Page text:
“At first I was really drawn to this metaphor of the relay race, this visual of four people who are connected in this singular task. I let that go, eventually, but ultimately I wanted Kara to be a track and field person, a bit of a jock, and I liked the idea of this team of friends. I also wanted her to have friends that were different but were united in having Kara’s back. Dolly is a dyke and, relative to the other students at her school, a weirdo, but she is also totally cool being a weirdo. She embraces the things about her that make her stand out at her school. Which I think is a great thing to have in a friend when you’re an alien. Jen is someone who Kara kind of idolizes as someone who knows what she is and who she wants to be. She’s a dedicated athlete, focused, which I think is something Kara wants to have in her life.”

And then, there are Kara’s adoptive parents, who are very blue-collar. Her dad, Jeremiah, is particularly interesting because he seems to have this conspiracy theorist thing going on. Her mom is sweet and loving, but also works a lot. “For me it connected back to the origin story,” Tamaki explains. “Like, what couple finds a kid in a field in a weird looking pod and doesn’t say, ‘Call the cops?’ The story I came up with was that at least one member of said couple would be someone who wouldn’t call in an outside authority to deal with that kind of situation, no matter what. So that’s Kara’s dad. He deals with everything on his own, he doesn’t see any reason to involve anyone else in anything in his life. Period. He’s got his family and his farm. That’s it. His business is no one else’s business. Which is how, I think, you manage to raise an alien. And Kara’s mom is the one who saw Kara and thought; I will look after this kid like she was my own. She’s the heart. Kara’s dad has a heart too, don’t get me wrong. But he also doesn’t believe in birthdays so, there’s that.”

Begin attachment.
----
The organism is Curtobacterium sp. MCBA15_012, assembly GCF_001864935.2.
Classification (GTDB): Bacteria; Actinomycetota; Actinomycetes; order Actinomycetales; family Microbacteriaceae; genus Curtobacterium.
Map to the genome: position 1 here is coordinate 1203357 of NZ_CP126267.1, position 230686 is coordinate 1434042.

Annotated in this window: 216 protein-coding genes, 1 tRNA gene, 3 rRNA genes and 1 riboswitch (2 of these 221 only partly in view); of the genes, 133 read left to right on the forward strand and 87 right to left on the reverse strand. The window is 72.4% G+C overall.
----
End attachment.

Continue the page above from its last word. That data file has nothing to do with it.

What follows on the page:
Tamaki and Jones’ collaboration is a beautiful one, and they seem to have worked really well together. Tamaki “loved Joelle’s designs from the minute I first laid eyes on them. I feel very lucky to have her on this project. There’s so much expressiveness, so much emotion in her character artwork.” Meanwhile, Jones says that “Working with Mariko was very collaborative. I would get the script, which is very open and isn’t broken into panels. I got to feel very much a part of the storytelling process.”

You should definitely check out the fruit of their labor when Supergirl: Being Super drops tomorrow!

(images via DC Comics)

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Teresa Jusino (she/her) is a native New Yorker and a proud Puerto Rican, Jewish, bisexual woman with ADHD. She's been writing professionally since 2010 and was a former TMS assistant editor from 2015-18. Now, she's back as a contributing writer. When not writing about pop culture, she's writing screenplays and is the creator of your future favorite genre show. Teresa lives in L.A. with her brilliant wife. Her other great loves include: Star Trek, The Last of Us, anything by Brian K. Vaughan, and her Level 5 android Paladin named Lal.